What Are the Different Types of Computer Fraud?
Among the most common types of fraud a person may commit with a computer are identity fraud and identity theft. An individual may also commit computer fraud by manipulating computer software or tampering with computer data. Additionally, some criminals use Internet sales fraud to steal money from their victims.
Identity fraud can be committed with a computer. When a person commits this type of fraud, he pretends to be another person in order to gain his victim’s trust. For example, he may pretend to be a refugee in order to make his victim feel sympathy toward him, with the goal of getting money from his unsuspecting victim. Often, the perpetrator convinces his victim to send money to him in another country. The criminal may assume the identity of someone who does exist or make up a fake identity.
Another type of fraud than may be committed via computer is identity theft. In this crime, a person uses false pretenses to obtain identifying information about his victim as well as sensitive data, such as credit card and bank account numbers. For example, a criminal may trick his victim into entering passwords or credit card numbers into a website or email and then capture this information for his own use. Typically, this is accomplished by making the victim believe he is providing this information to a company he knows and trusts. The criminal then uses the information he has gained for his own benefit, such as by purchasing products with the victim’s credit card.
An individual may also become a victim of Internet sales fraud. With this type of computer fraud, a criminal works to convince his victim to send him money voluntarily in exchange for a product that is never delivered. For example, he may create a website or online auction and offer items for sale. The victim provides payment and expects to receive the items he ordered in return, but he never does. Instead, the criminal becomes impossible to reach and the victim eventually realizes he’s been a victim of fraud.
Sometimes, criminals also manipulate software in order to hack computers. Using malicious software, a criminal can gain access to a wide variety of computer files, including emails and stored bank and credit card account information. In some cases, efforts are made to not only take over computer files, but also to take control of computer processes.
@hamje32 - I believe that credit card scams are the easiest to pull off, because credit card numbers flow so freely in online transactions.
I don’t really get much comfort from an online store site telling me that I have nothing to worry about because they use 64-bit or 128-bit encryption or whatever.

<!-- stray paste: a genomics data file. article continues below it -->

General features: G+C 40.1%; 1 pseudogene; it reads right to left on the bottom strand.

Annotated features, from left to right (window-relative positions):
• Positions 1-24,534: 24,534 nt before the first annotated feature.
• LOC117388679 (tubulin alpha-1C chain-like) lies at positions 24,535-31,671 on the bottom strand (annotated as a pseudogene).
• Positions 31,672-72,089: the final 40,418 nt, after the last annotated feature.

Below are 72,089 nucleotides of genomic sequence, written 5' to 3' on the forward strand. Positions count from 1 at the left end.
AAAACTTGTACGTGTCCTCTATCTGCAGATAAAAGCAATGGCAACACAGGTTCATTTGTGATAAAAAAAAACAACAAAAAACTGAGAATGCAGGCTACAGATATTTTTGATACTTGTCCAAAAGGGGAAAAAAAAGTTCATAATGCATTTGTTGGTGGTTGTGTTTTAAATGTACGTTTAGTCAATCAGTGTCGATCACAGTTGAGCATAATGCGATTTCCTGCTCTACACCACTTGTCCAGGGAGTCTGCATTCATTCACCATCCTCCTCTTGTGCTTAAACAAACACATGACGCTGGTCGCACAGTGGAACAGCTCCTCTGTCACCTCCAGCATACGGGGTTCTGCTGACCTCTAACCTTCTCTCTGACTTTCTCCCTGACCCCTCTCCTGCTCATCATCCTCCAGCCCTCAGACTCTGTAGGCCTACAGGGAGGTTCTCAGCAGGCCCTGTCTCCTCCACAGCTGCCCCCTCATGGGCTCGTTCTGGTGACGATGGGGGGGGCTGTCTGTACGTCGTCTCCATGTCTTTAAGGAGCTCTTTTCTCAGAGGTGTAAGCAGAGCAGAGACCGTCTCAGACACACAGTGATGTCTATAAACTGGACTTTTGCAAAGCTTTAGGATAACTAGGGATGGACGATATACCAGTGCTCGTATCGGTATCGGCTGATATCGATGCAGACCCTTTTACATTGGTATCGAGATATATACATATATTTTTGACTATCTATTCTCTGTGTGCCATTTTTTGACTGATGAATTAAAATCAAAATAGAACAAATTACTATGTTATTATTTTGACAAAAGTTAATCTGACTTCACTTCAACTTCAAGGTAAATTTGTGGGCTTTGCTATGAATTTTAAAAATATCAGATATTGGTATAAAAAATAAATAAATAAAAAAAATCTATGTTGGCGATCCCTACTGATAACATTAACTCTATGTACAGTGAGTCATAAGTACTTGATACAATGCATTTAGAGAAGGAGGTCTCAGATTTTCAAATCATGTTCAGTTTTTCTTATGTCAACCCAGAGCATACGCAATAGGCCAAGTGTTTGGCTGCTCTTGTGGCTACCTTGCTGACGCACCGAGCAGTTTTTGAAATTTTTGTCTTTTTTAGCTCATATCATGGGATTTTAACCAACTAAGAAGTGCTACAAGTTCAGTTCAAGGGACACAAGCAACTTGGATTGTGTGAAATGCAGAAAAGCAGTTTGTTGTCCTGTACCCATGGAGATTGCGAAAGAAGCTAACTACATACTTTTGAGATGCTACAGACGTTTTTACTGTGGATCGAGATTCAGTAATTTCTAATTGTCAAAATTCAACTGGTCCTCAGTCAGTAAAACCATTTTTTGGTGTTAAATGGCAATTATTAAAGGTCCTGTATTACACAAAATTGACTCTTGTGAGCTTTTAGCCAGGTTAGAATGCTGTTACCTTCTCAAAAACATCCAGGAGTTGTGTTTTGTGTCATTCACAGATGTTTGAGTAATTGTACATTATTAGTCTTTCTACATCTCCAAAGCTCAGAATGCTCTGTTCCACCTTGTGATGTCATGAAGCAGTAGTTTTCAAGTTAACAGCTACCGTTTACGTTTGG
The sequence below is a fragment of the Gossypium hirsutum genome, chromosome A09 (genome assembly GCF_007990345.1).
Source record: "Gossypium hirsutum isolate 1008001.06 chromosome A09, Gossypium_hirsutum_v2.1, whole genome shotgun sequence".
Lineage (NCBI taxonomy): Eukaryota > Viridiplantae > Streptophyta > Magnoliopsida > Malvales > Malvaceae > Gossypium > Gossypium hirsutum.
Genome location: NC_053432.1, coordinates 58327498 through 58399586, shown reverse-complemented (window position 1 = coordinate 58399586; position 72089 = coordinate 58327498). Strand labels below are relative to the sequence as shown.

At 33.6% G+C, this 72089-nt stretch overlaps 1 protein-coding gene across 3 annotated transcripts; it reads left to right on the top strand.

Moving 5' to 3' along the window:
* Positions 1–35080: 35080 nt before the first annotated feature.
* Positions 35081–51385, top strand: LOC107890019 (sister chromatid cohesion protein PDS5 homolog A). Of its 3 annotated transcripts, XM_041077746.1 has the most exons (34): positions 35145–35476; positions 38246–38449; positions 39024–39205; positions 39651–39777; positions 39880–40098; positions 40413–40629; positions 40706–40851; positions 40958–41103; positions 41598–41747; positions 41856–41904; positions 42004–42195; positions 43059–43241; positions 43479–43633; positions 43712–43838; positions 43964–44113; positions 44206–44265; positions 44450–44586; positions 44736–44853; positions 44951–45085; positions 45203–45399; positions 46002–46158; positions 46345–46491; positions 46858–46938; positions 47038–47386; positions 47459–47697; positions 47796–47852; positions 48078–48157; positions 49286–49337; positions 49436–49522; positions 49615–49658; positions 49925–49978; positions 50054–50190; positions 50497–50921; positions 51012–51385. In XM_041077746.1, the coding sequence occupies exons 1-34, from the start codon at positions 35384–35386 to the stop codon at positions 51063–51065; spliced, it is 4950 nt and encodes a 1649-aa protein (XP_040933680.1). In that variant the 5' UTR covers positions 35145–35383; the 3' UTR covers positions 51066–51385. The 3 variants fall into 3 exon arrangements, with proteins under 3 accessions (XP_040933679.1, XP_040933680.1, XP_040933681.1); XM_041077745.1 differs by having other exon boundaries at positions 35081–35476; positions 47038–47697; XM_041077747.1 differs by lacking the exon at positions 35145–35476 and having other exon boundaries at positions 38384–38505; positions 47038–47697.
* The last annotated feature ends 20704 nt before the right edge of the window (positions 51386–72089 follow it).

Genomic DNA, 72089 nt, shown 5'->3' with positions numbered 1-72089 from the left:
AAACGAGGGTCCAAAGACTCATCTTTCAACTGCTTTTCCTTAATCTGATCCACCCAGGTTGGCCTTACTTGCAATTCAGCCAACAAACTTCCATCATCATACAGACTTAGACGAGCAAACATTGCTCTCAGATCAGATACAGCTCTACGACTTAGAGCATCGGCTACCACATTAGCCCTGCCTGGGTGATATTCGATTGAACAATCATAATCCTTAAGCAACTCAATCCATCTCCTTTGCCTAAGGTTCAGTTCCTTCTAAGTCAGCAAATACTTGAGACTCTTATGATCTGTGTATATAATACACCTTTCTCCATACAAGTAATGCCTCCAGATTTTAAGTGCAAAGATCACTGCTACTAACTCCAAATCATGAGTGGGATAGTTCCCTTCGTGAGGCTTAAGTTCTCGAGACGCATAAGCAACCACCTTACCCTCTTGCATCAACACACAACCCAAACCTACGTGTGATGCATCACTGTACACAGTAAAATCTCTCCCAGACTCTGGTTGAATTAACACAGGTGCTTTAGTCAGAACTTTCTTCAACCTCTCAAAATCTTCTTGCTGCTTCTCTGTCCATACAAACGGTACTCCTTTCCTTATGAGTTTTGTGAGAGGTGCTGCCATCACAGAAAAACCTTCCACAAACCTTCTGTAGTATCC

It still makes me a little nervous when I enter my credit card information online, and I try to limit my online shopping for that reason alone.
Do you realize that there are online forums where people buy and sell credit card information? It’s a virtual black market. The good thing about credit cards however is that if you report credit card fraud right away, the bank will usually be on your side and refuse to honor the merchant transaction. You’ll just be given a new card.
@MrMoody - Yes, another cyber crime goes by the name of phishing – fake website addresses. I can’t tell you the number of times in the past month that I’ve gotten emails claiming to be from PayPal.
They’ll say something in the subject line like “Your account has been suspended,” or something like that. Then they’ll ask me to click on a link, supposedly to take me to PayPal, but which actually takes me to a fake website that asks for my personal information.
They make the website look like PayPal. If you pay attention, however, you’ll notice that PayPal is not actually in the web address in the browser and that this should be the first tip that something doesn’t smell right.
The so-called Nigerian email scam is one of the most popular types of Internet scams – I don’t know anyone who hasn’t gotten one of these emails at one time or another. I used to get about one a week, which went to my spam email folder, but lately the frequency has dropped. I think most people have picked up on the scam.
Basically you get an email from some guy claiming that he has a deceased relative who left him some money, and that he needs to transfer this large sum money to the United States and needs your assistance.
He just needs your bank account information and other personal information to complete the transaction, after which you will get a tidy commission which will amount to thousands of dollars.
The whole thing is a joke on the face of it, but the sad part is that these scams continue because people actually fall for them.
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